The downside to this is that, still being relatively new, Gladish doesn’t support the ability to drag a launcher into the program, or to automatically detect what applications are started and allow you to assign them to a session. To add an application, you need to know what the application’s command line is. The upside to this is that you only need to do so once; once it’s in the session; the session will handle it from then on.
To add an application to Gladish, select the “New Application” selection from the Application menu, and a dialog box will appear:
The first text box is the command line; you need to type in the application command, as well as all desired options to allow it to open the correct project file of its own. Of course, if you just want to use a fresh program each time the session starts, then you can just use the command by itself.
The Name box is the name that the application’s connections box will appear as on the canvas. For example, while the command line for my copy of Ardour is cd /home/reteo/Documents/Sound/Projects/Ardour; ardour2 “Simple Recording”, the name field simply has Ardour, so that the connections box looks like this:
The final four options determine the session handler level for the application, as described in the introduction. If you attempt to assign a level to an application that does not support it, the application will crash when you attempt to save it.
Sometimes when you first create the application, only the first two bubbles will be selectable. However, once it’s started and then stopped, you can change the properties of the program to select any of the levels at will.
Once all the desired applications have been added to the project, the manifest should show the session, all its programs, and each room with its own project’s programs, as so:
In this case, “Recording Studio” is the studio, “Temporary” is the room, and “Cleanup” (the one in parentheses) is the project. (“[LASH] Cleanup” is the session standard and name of a Jack-Rack application that I lack enough imagination to name differently).
Notice at the beginning of the application names, you see entries in square brackets. These are the session handler standards used by each. Note that most use the LASH standard, while Rakarrack uses L0. This means that Rakarrack is separately handled, and Gladish will only manage starting, shutting down, and connecting the inputs and outputs. The others can have things like requests to save their individual project files. I’m sure there’s more, but I don’t really have the details on the standards down to say any more at this time.
One more thing to note: You cannot add an application to a room without a project; the application entry will be grayed out until you either load or create a project for the room.
When you have a studio open, it is carefully set up so that it seems you have rooms and projects running, and where you have differently-named application boxes to set up connections with. Choosing JACK will add a new “room” to the list, called Raw JACK. This will show you the whole anarchic mess that is Jack running underneath Gladish.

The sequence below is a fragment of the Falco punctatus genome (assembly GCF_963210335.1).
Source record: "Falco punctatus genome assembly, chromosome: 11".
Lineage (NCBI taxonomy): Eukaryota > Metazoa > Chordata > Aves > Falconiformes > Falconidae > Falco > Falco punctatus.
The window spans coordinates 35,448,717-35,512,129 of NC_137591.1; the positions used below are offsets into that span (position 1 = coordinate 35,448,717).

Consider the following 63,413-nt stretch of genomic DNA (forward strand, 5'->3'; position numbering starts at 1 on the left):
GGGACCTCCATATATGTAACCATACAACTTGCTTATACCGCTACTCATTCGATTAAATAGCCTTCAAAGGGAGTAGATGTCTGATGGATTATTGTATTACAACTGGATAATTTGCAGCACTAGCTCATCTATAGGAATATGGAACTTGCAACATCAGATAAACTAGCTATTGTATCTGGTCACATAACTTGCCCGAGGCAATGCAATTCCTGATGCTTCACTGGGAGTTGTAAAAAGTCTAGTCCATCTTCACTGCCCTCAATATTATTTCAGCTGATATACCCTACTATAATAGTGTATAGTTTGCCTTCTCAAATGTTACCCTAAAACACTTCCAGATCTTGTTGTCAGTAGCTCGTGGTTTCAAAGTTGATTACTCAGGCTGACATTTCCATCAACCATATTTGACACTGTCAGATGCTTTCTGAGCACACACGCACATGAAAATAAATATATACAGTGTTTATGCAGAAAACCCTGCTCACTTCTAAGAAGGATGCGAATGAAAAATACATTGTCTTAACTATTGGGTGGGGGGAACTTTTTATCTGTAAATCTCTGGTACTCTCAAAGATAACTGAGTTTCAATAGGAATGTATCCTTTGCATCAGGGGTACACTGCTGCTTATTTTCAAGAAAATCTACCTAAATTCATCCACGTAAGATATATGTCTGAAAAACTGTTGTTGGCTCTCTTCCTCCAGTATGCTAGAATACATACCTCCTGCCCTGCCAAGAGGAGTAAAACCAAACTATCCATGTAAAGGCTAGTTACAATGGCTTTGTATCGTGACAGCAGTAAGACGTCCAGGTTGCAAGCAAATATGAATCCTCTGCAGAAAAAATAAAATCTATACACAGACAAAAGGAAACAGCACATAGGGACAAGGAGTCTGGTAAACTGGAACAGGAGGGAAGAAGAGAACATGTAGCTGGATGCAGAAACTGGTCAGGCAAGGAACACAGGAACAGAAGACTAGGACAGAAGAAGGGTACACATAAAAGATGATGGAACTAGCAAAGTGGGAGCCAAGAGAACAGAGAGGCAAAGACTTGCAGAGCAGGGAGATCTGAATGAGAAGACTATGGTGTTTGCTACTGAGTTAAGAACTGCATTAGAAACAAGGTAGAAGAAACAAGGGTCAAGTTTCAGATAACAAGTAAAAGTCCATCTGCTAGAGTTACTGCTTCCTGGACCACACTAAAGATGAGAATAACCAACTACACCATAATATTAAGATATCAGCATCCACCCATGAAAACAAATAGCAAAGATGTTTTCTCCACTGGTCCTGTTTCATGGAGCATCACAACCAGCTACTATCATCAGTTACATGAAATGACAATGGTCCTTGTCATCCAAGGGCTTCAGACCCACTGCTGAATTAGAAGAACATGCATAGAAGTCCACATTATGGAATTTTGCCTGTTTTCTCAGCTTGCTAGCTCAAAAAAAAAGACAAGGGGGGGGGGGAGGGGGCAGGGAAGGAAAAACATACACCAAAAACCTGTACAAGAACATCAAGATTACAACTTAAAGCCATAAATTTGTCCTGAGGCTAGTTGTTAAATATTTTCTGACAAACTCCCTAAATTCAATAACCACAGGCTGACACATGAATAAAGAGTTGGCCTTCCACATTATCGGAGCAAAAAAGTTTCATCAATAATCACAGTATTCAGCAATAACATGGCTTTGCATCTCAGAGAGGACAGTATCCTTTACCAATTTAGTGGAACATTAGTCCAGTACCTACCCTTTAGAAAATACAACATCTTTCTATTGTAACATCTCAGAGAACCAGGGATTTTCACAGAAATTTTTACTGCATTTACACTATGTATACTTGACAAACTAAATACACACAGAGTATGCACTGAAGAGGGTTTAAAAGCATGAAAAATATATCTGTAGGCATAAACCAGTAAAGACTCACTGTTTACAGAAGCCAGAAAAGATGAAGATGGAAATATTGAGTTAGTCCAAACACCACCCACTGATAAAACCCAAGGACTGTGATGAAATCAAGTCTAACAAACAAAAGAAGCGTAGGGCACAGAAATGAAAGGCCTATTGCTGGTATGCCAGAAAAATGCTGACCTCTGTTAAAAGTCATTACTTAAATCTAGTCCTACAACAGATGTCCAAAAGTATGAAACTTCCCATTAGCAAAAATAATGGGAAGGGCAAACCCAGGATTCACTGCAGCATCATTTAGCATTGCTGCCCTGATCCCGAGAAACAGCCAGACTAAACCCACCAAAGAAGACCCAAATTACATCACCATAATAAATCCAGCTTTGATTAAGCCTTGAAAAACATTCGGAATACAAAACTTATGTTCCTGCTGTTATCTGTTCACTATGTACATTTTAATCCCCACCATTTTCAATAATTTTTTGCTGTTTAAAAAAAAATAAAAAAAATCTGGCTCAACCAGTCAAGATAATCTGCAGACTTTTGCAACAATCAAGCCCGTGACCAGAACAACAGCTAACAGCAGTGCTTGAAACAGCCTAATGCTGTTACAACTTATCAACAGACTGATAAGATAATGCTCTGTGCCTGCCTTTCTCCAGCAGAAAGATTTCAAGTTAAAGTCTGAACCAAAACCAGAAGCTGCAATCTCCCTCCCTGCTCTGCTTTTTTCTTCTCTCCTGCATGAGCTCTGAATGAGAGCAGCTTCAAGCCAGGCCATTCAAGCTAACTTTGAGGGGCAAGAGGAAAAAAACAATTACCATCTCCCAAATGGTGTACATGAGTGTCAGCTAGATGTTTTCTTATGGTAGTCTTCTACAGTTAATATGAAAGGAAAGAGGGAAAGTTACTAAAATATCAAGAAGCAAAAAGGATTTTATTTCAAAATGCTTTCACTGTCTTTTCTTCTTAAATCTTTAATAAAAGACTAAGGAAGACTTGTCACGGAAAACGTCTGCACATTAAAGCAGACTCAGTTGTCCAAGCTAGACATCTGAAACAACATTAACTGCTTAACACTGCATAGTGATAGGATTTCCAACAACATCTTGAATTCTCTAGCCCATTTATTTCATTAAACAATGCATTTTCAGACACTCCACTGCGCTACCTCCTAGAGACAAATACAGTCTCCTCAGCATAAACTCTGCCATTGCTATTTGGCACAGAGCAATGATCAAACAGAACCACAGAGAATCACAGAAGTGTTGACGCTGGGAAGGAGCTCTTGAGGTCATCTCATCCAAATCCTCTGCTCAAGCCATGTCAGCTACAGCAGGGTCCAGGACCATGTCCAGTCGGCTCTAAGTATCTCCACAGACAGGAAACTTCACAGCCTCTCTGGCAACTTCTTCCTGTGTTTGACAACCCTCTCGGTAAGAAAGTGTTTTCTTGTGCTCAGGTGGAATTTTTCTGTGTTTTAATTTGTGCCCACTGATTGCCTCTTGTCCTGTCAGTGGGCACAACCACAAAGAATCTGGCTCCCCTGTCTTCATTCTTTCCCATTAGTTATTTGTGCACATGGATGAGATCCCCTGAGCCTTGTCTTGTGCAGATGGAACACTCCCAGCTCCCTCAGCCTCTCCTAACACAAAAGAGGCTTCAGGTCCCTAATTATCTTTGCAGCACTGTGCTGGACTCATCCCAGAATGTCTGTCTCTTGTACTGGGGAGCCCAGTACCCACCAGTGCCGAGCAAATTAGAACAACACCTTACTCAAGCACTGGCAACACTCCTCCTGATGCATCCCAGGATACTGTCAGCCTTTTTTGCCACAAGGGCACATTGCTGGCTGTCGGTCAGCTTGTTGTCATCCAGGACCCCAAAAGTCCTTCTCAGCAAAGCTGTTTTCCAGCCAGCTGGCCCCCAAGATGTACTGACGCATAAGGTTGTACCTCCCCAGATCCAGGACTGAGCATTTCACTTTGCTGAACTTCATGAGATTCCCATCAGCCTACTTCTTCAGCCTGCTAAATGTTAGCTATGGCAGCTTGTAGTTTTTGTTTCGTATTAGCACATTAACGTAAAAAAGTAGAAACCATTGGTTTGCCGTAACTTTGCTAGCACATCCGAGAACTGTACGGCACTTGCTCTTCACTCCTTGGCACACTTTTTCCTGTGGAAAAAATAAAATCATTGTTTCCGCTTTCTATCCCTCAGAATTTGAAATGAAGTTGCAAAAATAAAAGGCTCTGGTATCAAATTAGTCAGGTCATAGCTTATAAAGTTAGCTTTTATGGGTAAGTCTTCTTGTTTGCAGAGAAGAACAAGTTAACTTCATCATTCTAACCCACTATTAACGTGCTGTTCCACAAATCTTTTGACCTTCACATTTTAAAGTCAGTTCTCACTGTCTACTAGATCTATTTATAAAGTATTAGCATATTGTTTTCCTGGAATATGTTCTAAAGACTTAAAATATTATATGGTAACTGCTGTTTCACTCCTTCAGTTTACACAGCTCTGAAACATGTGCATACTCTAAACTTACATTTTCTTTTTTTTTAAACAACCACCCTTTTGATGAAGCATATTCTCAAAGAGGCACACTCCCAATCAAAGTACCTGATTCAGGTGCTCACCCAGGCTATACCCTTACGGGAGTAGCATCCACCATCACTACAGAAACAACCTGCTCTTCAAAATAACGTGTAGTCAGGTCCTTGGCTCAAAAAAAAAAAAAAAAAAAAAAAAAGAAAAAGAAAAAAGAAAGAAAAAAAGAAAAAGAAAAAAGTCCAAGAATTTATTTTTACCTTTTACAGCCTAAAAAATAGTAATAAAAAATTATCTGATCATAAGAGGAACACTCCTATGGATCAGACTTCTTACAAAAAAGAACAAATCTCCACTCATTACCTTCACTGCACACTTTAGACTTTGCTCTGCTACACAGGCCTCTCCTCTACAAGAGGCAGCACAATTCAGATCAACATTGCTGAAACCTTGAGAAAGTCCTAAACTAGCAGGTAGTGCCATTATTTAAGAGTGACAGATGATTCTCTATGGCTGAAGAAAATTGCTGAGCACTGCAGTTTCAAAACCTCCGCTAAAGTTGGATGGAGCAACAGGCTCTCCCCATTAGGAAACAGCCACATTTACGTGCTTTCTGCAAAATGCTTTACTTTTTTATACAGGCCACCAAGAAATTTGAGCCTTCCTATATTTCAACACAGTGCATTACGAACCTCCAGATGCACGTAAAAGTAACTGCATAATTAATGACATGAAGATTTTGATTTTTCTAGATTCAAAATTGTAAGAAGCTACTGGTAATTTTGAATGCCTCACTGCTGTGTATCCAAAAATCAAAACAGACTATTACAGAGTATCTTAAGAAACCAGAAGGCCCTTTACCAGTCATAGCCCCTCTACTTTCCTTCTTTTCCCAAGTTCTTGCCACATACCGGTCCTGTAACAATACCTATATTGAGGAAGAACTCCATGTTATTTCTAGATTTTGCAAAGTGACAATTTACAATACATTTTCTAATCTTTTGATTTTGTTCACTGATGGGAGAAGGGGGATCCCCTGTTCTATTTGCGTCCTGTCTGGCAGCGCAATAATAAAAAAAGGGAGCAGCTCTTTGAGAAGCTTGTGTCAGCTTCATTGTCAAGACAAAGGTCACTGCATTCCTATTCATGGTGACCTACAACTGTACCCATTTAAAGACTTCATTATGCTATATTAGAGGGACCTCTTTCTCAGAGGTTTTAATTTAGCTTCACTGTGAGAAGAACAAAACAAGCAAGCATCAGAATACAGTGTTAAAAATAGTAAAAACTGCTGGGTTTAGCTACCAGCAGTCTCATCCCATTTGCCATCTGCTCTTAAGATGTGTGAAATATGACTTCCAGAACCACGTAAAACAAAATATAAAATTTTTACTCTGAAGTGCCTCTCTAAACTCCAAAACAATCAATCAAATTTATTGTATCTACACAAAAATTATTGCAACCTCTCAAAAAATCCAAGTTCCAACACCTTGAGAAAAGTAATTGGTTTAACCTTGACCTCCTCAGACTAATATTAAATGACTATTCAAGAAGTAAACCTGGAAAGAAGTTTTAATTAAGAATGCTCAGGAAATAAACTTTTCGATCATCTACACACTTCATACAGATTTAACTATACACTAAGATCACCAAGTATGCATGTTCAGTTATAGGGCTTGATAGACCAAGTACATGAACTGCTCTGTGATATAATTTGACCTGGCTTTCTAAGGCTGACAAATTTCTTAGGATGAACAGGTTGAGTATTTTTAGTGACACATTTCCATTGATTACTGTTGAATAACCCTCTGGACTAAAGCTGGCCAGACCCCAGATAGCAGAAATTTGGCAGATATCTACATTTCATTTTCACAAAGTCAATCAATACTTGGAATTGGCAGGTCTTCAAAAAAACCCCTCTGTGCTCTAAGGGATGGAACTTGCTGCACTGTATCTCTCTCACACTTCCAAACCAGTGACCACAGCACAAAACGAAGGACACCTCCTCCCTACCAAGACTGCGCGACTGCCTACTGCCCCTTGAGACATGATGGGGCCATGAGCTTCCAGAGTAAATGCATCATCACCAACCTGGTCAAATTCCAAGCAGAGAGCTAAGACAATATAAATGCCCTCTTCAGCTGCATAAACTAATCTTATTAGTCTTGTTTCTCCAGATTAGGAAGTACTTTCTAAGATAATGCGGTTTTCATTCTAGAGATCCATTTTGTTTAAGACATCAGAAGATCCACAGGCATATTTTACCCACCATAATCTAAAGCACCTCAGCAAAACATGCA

The “jmcore” boxes are what makes rooms work; each jmcore item is a bridge between one of the input and output items on the room box in the session, and one of the input and output items inside the room. None of them are connected at this moment, because I don’t have the temporary room connected. Here’s an example of the room being connected:
Finally, the arrange button which automatically arranges everything on the canvas so that it is more or less neat and compact:
The first is the “Clear XRuns and Max DSP Load.” This will, as mentioned previously, clear the tracked number of XRuns and the Max DSP on the bottom of the window, and, if the dot is orange, make it green again. This is useful if you are about to perform another take of a session, and you want to know if the new take has any dropped frames.
The second option is the Gladish settings. There are not a lot, but the settings available are useful in tweaking the few Gladish behaviors are available.
“Send Notifications” simply means that Gladish will send notifications that will appear in little black boxes in the corner of your screen when something happens, such as when a studio is started, or when something crashes. This is very useful in explaining problems, so I keep it enabled.
The “Shell to use” determines which shell is used to display those applications that are shell-based (described above). It defaults to xterm, but I like the gnome-shell, and so that is what I use.
“JS delay” is specifically for the yoshimi-0.060.10 jack session implementation; apparently, the implementation is broken at the moment, so this option is designed as a workaround of sorts. It defaults to zero, although to be safe, I set it to 5 instead, just in case I come across such an issue.
Finally, the JACK configuration tool. This is the program used to configure Jack to do its work. By default, it shows ladiconf, although qjackctrl (the other main jack control application) can also be used. Since we will be covering it shortly, we’ll be leaving this on ladiconf.
Back to the tools menu.
“Configure JACK” will launch the application identified in the settings; in this case, this will launch the ladiconf utility. We will cover this later, as it is not a specific part of the Gladish application.
The next three items are important if something happens to cause one of the primary servers (jackdbus, ladishd, and a2jmidid) to crash. If you see a message stating that one of the servers crashed, then you use the appropriate “restart” item to start it working again.